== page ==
Once upon a time, there was a girl and a boy.
The boy wasn't the arrogant jock with the angel-blue eyes and witty insults, and he didn't have the rough exterior that covered a sensitive soul. Football player, yes, but he never did play the role of knight in shining armor.
But then again, the girl would never have been a damsel in distress. She wasn't lovely and broken and beautiful, and she didn't believe in shooting stars or wish for her own fairytale or listen to love songs. She was never the sweet bookworm with the heart of gold, or the ice queen with the snappy comebacks, or the average one with the straight brown hair. A cynic, yes, but she didn't have a dark, secret past. And she would have told the boy she didn't need saving.
The girl liked stories, but not fairytales, because fairytales always left her with a taste like broken green glass and crushed pearls and bitter diamond dust. Like dull copper pennies on her tongue and those melted, plastic glow-in-the-dark stars. Like spilled ink and dusty, raw grains of sand-- already broken. She says she likes her coffee black (but she swallowed those brittle, saccharine clichés--sipped them slowly with milk and sugar.)
The boy's laughing at something with his friends. Happens to look her in the eye when she passes. (And she freezes for a second.) She bites her lip and walks on without glancing behind (because she's scared that maybe he had seen her eccentricity glowing neon through her bones- that maybe he'd glimpsed the geography of her veins, drenched in vermillion and lithium-sweet gasoline- that maybe, maybe he'd seen her heart jolt.)
The girl hates when he's cocky and fronts. But sometimes he talks to her, when no one else is watching. She'd say something ridiculous because she couldn't think straight and her cheeks would burn and she'd feel herself blushing when he smiled back. And no, she just couldn't stop her lips from curving upward when he'd laugh his little-boy laugh.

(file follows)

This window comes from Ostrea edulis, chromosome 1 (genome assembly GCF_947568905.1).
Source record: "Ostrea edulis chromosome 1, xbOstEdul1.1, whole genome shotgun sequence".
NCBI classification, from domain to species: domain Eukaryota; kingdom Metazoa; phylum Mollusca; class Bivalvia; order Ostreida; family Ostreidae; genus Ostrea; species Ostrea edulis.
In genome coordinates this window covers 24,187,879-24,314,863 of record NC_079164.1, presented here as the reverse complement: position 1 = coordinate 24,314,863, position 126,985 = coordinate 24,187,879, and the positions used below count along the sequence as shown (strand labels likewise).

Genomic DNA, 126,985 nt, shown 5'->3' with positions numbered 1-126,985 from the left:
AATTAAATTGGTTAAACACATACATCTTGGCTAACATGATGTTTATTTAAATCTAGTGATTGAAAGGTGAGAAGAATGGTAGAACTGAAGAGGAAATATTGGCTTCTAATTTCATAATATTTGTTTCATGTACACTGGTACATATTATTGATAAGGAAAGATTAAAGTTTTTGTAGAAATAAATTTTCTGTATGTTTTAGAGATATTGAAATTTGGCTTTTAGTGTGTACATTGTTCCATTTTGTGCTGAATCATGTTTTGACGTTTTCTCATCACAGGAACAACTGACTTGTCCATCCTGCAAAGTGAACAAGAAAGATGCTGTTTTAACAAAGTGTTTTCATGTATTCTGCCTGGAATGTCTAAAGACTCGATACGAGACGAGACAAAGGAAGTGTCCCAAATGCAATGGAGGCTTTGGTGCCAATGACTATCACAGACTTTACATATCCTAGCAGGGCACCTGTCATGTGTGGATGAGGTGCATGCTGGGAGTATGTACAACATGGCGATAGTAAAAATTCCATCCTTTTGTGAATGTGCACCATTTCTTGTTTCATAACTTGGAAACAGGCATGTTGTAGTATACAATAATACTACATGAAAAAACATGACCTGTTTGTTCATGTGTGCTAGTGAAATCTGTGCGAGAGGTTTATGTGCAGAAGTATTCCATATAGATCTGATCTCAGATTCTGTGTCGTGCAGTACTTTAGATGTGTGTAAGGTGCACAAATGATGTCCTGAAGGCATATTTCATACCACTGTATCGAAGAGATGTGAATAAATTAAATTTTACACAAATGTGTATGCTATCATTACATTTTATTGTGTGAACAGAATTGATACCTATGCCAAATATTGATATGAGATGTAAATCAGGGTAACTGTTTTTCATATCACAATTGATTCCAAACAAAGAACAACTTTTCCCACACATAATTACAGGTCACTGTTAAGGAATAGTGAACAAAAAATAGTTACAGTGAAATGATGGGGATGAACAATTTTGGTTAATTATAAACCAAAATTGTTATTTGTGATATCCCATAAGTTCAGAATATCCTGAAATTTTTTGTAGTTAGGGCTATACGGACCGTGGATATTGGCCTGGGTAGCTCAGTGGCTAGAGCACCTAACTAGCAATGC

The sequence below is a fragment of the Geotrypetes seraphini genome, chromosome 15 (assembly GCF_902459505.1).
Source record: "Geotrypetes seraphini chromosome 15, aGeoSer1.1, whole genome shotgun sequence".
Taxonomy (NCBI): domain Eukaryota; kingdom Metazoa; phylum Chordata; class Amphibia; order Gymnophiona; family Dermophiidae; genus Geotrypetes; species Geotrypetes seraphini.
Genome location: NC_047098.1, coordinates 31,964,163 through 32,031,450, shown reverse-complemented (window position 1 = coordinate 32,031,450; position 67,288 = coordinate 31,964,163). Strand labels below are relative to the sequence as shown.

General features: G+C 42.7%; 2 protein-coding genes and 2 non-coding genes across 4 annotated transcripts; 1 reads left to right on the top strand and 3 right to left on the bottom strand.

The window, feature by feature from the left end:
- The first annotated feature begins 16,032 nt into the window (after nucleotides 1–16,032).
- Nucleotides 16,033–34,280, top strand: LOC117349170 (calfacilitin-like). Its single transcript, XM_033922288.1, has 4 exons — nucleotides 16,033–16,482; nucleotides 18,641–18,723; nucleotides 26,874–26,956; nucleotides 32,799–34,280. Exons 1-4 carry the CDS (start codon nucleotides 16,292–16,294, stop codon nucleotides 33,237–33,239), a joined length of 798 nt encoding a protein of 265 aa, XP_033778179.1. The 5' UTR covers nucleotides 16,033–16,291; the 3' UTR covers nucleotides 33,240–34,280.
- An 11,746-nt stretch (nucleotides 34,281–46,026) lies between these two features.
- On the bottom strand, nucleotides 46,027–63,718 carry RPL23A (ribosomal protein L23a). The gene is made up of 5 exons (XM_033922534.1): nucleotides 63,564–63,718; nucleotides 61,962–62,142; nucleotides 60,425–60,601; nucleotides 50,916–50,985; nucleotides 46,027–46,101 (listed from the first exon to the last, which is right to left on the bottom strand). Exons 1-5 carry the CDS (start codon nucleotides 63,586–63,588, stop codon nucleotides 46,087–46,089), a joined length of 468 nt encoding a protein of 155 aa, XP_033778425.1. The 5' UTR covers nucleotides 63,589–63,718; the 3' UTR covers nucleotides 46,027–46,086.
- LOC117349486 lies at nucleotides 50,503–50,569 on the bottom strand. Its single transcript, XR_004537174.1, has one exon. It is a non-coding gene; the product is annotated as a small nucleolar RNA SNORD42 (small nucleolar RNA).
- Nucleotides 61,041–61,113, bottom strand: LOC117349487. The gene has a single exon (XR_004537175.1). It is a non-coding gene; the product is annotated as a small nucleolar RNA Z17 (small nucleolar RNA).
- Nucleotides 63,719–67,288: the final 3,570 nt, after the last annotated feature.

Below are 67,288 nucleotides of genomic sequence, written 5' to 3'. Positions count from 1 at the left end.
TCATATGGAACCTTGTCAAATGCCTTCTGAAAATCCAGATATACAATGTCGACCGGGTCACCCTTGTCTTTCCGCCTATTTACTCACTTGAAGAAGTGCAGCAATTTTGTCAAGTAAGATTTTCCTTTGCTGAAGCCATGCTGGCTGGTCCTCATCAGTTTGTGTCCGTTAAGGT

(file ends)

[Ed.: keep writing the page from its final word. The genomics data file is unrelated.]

The boy's eyes are amber caramel and dark chocolate and tender and warm. Eyes like August rain. Not nearly solid, so she falls falls falls into them. She thinks his eyes are beautiful, but she hides behind the hard black disks of her own eyes and doesn't tell him so (because she doesn't want to shatter, doesn't want to drown.) His eyes freeze, frees, free her.
So there was a boy, and there was a girl. And in the end, they were the cliché of clichés.
I finished typing the last word and it hit me. I wanted... a story. I would never admit it to anyone else, but raging teenage hormones or the changing magnetic field of the earth or solar radiation or something had changed my outlook. (Or maybe it was him.)
But it wasn't real. I didn't know him the way I knew my guy friends because I barely ever talked to him. But I didn't think of him the same way either.
I realized I needed... I needed to tell someone. Anyone. So I decided to post the story online and hoped maybe someone would understand how I felt. Maybe I could figure things out along the way. And maybe I could get my happy ending too. Maybe.
First of all, thank you for reading this far. I would really appreciate it if you could either offer constructive criticism or answer a question that will be addressed in the next chapter. (Please skip below if you don't want to read my rambling.) The idea is so that maybe this story could be more relatable to you as a reader, or... (and I would love you so much if you do this) you guys could respond to each other and share poetry as long as it's relevant and not just advertisement.
Do you believe in love at first sight?
It's just a one word answer (or if you're super amazing, an answer, explanation, a piece of your work, a and suggestion. It's good karma).
Please? Thank you so much for reading and/or reviewing!
- curious contradiction